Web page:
The Hitman's Bodyguard

The Hitman’s Bodyguard

Director: Patrick Hughes

Writer: Tom O'Connor

Stars: Ryan Reynolds, Samuel L. Jackson, Gary Oldman, Salma Hayek, Elodie Yung

Review by Mike DeAngelo:

It’s safe to say that I went into this week’s screening of The Hitman’s Bodyguard with fairly low expectations. Sure - Ryan Reynolds and Sam Jackson have been on a hot streak as of late, but both have made some extremely questionable Hollywood action movie choices in the recent past. With every Deadpool, Smokin’ Aces, or Mississippi Grind, Reynolds has an R.I.P.D., Green Lantern, or Self/Less. And with every Avengers, Hateful Eight, or Kingsman: The Secret Service, Jackson has XxX: The Return of Xander Cage, Old Boy (US), and The Samaritan.

Then there’s the writer and the director of The Hitman’s Bodyguard, who don’t have a decent movie between the two of them – unless you are one of the few people that considers a viewing of The Expendables 3 money and time well spent.

With all of these bad omens piling up left and right it’s hard to hold out hope, and yet, against nearly all odds, The Hitman’s Bodyguard isn’t an absolute disaster. In fact, at times the movie is downright thrilling and hilarious in equal measure, thanks largely to the immense chemistry and wit of the film’s leads.

It’s no surprise that Reynolds and Jackson are both extremely funny in their own right. What is surprising is how well their personalities bounce off of each other for the entire movie without becoming exhausting. While Jackson is often some version of this character in action movies (granted, this time he is a bit more ridiculous), Reynolds is finally allowed to retain his natural sense of humor rather than be forced into the humorless, smoldering action hero role that he’s tried several times, but just doesn’t fit into. Generally, he’s been forced into either the funny man role or the action hero role with no crossover. Deadpool finally proved that there’s room to be both, and thankfully, with Hitman’s Bodyguard he proves once again that Ryan Reynolds is both very funny and a very good action hero.

Outside of the main duo, there is one more surprisingly good performance that comes from Salma Hayek, who plays Jackson’s imprisoned wife, Sonia. While she was relegated mainly to roles that focused on her looks and only her looks in her younger years, she’s been starting to spread her wings with some truly surprising standout performances, starting with Beatriz at Dinner and now, of all things, The Hitman’s Bodyguard. Selma’s not only surprisingly at home when she’s swearing like a sailor in both Spanish and English, she’s truly funny and terrifying.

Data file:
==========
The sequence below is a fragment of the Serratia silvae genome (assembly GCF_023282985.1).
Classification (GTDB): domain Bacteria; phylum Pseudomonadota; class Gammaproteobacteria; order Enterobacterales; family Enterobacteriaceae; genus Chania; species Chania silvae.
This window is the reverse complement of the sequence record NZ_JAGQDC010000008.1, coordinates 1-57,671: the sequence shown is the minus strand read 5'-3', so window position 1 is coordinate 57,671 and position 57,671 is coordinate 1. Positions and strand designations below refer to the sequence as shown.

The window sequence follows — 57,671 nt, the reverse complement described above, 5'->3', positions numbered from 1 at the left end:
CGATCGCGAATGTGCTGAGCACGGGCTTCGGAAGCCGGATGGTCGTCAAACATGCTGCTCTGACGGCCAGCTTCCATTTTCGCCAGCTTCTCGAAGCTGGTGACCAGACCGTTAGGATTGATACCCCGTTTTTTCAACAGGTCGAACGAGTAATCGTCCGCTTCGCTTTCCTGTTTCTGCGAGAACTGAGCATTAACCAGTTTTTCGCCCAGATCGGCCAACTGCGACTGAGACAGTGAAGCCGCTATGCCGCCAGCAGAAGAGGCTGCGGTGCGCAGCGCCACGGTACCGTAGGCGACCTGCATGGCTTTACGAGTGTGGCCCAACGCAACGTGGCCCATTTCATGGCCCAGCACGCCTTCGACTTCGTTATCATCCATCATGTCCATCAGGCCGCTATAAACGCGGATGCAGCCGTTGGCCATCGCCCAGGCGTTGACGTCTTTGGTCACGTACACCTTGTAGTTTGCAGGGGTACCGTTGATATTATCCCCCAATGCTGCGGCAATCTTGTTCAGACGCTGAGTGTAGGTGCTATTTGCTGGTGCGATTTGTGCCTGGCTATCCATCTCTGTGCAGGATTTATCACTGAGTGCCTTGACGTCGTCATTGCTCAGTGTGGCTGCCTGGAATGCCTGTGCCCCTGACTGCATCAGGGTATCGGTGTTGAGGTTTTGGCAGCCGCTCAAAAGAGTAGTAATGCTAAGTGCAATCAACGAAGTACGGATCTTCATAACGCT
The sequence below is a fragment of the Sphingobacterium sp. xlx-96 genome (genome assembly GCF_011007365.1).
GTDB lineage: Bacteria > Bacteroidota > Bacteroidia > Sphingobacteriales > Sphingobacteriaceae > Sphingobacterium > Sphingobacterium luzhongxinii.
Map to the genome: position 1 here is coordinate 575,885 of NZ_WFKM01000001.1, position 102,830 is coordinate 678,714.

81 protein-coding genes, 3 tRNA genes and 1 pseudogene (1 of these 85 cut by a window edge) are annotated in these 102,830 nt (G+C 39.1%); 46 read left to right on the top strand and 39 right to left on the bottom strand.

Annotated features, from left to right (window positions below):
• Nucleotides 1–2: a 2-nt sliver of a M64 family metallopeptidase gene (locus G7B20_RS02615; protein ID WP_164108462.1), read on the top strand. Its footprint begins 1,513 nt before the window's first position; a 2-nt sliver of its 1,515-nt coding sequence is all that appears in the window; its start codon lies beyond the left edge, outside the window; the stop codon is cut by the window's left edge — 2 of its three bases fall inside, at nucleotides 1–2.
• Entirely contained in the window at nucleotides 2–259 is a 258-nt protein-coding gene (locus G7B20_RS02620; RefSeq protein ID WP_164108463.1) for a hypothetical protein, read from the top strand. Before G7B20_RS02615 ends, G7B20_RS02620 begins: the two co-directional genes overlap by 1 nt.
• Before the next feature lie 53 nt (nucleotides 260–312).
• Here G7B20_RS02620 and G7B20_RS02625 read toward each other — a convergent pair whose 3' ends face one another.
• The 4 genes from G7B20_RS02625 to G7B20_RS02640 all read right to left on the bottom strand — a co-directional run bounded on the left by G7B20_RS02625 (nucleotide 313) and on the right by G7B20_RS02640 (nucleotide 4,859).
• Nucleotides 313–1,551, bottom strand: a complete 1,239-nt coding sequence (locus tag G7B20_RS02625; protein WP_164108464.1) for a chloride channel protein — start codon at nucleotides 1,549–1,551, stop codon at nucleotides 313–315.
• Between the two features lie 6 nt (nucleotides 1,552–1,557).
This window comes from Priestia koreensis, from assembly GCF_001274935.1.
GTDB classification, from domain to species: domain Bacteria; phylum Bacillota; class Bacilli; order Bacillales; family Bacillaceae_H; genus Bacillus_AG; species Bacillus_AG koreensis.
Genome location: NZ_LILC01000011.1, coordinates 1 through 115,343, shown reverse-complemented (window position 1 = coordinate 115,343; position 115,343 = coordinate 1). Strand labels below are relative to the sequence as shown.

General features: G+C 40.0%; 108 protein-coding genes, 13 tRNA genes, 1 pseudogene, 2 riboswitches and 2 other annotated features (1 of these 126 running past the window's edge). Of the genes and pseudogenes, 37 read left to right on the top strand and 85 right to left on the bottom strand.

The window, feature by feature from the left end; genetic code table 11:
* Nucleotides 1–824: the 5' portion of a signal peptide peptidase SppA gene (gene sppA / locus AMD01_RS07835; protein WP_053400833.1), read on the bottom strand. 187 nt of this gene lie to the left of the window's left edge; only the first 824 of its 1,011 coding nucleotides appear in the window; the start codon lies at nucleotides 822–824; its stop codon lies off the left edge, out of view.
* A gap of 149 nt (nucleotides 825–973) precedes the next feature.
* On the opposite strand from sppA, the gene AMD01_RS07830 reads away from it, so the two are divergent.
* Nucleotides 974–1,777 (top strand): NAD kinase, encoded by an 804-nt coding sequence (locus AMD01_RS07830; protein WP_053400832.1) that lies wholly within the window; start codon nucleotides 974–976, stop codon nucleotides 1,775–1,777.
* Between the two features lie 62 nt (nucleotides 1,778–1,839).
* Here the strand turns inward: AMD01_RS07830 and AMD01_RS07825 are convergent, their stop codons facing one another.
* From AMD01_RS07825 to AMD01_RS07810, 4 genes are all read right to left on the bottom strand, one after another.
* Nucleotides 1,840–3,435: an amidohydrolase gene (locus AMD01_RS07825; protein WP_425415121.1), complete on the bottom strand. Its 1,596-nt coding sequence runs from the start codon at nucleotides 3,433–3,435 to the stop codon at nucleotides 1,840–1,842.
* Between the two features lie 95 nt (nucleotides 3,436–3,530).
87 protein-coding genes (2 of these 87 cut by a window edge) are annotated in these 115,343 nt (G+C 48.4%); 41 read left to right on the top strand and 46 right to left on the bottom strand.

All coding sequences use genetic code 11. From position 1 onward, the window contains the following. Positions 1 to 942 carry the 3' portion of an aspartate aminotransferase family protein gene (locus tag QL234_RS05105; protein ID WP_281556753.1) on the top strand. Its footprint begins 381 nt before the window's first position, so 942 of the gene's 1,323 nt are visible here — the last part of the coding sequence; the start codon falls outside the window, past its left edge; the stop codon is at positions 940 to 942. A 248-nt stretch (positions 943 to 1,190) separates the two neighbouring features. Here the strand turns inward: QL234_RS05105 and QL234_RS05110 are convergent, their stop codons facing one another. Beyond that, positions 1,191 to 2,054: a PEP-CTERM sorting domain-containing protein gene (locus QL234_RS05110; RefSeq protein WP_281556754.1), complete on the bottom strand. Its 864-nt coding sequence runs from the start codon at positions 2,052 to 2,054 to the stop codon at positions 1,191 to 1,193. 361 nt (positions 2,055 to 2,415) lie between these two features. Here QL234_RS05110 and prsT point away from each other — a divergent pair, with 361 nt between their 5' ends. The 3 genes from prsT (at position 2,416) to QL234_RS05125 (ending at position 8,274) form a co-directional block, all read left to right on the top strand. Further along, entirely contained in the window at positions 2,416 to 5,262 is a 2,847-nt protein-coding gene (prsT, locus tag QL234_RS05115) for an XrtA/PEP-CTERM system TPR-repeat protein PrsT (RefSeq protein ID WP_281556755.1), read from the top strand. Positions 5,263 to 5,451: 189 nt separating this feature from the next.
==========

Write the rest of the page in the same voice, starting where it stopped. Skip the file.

Sadly, that’s the end of the line when it comes to decent performances. I know you’re looking at the cast and saying, “No way - Gary Oldman is always good.” In this case, he’s just plain cliché and awful as the film’s villain, Vladislav Dukhovich – yes, he’s got the crappy Eastern European accent and everything. There’s also Ryan Reynold’s love interest, played by Elodie Yung (Netflix/Marvel’s Daredevil). While she was an excellent Elktra, she’s given very little to work with here and does even less with it.

The strangest part about The Hitman’s Bodyguard is the fact that the movie feels like it’s very much two separate visions at war with one another. On one hand, it feels like an early 2000’s action movie with its cliché plot, bland cinematography, & nu-metal/screamo music interludes. Then there are moments where the action feels fresh, laughs actually surprise you, and the music switches to a more modern Guardians of the Galaxy/Baby Driver vibe with classic jukebox hits integrated into the action. Judging by director Patrick Hughes’ previous outings (again, The Expendables 3), I’m guessing he’s the one pushing for the tired, old school action movie approach, while another voice was pushing for a more modern action movie.

Even with the tonal struggle, the good news is that every scene with Reynolds, Jackson, or Hayek is pretty irresistibly entertaining and they never leave the main characters for too long. So, if you’re looking for a movie with a decent amount of laughs and a surprisingly equal amount of action, you could do worse than The Hitman’s Bodyguard. You could also do a lot better – but if you’ve already seen Baby Driver & Spider-Man: Homecoming, this may be your best bet in the action/comedy department. At the very least, it’s worth a single pass to hold you over until Deadpool 2 rolls around.